BIISC Plans North Hilo Albizia Control
Invasive albizia tree control is slated to begin along the Mamalahoa Highway from Papaikou to Honoka’a.
The Big Island Invasive Species Committee announcemed Tuesday that the work will begin during the middle of the month and will follow efforts by Hawai’i Electric Light and Hawai’i Department of Transportation arborists who removed trees that were threatening power lines and roads in the area.
Work on albizia control in the area is expected through the end of February.
“The goal is to create a buffer zone in and around the highway easement to prevent albizia from seeding and spreading into the area where large trees were just removed or cut back,” explained Bill Buckley, BIISC’s Albizia Program Coordinator.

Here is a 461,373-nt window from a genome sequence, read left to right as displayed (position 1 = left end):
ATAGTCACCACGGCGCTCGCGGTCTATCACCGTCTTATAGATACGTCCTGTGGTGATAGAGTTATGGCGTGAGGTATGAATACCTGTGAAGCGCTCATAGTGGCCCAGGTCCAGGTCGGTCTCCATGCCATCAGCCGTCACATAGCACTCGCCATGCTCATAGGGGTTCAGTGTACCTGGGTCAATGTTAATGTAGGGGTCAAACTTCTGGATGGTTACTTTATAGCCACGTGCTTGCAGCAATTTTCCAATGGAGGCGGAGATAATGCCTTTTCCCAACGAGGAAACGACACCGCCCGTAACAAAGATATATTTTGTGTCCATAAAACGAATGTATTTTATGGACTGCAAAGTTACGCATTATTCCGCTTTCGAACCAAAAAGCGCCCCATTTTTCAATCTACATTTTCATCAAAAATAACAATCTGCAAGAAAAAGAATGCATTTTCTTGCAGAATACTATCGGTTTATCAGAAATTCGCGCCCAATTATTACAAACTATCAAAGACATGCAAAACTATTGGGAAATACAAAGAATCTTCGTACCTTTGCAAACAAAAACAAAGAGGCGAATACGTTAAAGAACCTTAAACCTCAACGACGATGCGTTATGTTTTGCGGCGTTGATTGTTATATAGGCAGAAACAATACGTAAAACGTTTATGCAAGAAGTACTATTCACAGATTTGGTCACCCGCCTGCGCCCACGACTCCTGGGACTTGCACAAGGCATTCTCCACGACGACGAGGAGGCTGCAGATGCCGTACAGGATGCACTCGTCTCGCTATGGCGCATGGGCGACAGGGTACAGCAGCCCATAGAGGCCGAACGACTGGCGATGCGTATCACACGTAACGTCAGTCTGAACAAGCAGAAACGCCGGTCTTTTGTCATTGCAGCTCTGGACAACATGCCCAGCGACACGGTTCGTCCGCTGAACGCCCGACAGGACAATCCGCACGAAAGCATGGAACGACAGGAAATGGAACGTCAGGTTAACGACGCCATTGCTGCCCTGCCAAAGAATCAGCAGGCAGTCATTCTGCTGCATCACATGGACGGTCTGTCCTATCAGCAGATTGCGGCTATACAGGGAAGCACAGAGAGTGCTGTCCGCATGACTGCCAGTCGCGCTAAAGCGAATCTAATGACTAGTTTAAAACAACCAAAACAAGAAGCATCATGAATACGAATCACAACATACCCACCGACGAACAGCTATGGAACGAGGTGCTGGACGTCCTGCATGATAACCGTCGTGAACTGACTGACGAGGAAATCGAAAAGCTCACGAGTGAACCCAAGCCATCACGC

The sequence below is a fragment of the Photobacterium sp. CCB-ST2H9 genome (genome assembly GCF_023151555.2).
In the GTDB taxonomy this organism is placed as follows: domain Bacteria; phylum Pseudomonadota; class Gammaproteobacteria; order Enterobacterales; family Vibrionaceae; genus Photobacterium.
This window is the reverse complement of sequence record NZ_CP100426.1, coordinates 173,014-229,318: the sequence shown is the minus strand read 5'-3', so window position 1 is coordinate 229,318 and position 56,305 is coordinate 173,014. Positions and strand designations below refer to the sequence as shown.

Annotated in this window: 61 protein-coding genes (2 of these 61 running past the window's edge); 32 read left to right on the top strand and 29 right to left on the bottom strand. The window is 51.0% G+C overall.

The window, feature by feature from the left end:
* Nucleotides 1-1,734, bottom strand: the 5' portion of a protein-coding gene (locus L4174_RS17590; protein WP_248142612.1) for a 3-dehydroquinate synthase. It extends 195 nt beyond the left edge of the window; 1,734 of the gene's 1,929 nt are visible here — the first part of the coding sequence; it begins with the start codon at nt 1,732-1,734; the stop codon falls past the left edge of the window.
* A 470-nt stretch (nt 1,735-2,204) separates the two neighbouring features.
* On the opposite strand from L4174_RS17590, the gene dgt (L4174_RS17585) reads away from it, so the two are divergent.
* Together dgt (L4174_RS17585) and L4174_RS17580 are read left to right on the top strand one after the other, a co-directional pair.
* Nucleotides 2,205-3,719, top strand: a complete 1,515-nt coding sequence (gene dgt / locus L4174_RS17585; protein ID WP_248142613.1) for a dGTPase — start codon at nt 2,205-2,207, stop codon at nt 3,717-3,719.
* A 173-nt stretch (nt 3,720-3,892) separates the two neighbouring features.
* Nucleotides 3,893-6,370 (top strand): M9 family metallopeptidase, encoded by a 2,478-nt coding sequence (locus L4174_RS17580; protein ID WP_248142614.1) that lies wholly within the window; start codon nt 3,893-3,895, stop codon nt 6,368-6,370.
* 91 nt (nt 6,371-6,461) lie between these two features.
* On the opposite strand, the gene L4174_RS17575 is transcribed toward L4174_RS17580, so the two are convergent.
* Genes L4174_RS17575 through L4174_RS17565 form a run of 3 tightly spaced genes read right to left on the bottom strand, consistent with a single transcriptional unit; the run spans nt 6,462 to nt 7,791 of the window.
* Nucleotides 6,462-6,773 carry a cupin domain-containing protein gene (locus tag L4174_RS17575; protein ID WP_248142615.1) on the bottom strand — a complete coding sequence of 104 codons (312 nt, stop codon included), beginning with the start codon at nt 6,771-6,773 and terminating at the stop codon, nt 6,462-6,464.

Removal of the trees will follow a method developed by University of Hawai’i researcher James Leary. Crews will make an incision in the bark and a small EPA reduced-risk herbicide called Milestone will be injected.
“Depending on the size of the tree, we can use as little as half a milliliter, or several milliliters for very large albizia,” said Buckley.
Albizia is known in Hawai’i for its rapid growth and weak wood, which can easily fall and crush structures, causing property damage, car accidents, and road blockages.
Tropical Storm Iselle in 2014 brought heavy wind that caused the trees to fall onto power lines, leaving many individuals in the Puna district without power for days and weeks.
The state, county council, United States Forest Service, and private grants provide funding for the BIISC albizia program.
Residents are also invited to attend training workshops on how to treat trees in and around their communities. Those interested can attend the next workshop on Saturday, Jan. 16 in Hawaiian Paradise Park.
In addition, a community volunteer day has been set for Feb. 20 near Lava Tree State Monument.
To learn more about the planned control work or community workshops, e-mail [email protected]